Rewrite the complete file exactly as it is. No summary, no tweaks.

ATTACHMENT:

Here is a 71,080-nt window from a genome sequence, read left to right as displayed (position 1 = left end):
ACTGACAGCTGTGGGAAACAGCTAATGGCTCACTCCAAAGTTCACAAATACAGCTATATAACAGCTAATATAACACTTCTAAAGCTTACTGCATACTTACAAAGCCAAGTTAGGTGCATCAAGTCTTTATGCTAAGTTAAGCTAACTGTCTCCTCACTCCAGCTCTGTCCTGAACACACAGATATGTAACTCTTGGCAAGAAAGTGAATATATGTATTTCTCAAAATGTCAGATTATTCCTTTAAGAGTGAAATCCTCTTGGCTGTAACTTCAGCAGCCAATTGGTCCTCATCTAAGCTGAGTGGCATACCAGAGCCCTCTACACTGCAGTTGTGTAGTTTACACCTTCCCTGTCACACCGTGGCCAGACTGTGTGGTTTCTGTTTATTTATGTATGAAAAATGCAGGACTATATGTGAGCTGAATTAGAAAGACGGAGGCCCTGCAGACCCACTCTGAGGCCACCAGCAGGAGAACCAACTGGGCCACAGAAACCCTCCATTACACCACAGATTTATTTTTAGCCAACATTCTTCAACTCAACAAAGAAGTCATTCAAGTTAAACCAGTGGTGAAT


Here is a 71,080-nt window from a genome sequence, read left to right as displayed (position 1 = left end):
ACTGACAGCTGTGGGAAACAGCTAATGGCTCACTCCAAAGTTCACAAATACAGCTATATAACAGCTAATATAACACTTCTAAAGCTTACTGCATACTTACAAAGCCAAGTTAGGTGCATCAAGTCTTTATGCTAAGTTAAGCTAACTGTCTCCTCACTCCAGCTCTGTCCTGAACACACAGATATGTAACTCTTGGCAAGAAAGTGAATATATGTATTTCTCAAAATGTCAGATTATTCCTTTAAGAGTGAAATCCTCTTGGCTGTAACTTCAGCAGCCAATTGGTCCTCATCTAAGCTGAGTGGCATACCAGAGCCCTCTACACTGCAGTTGTGTAGTTTACACCTTCCCTGTCACACCGTGGCCAGACTGTGTGGTTTCTGTTTATTTATGTATGAAAAATGCAGGACTATATGTGAGCTGAATTAGAAAGACGGAGGCCCTGCAGACCCACTCTGAGGCCACCAGCAGGAGAACCAACTGGGCCACAGAAACCCTCCATTACACCACAGATTTATTTTTAGCCAACATTCTTCAACTCAACAAAGAAGTCATTCAAGTTAAACCAGTGGTGAAT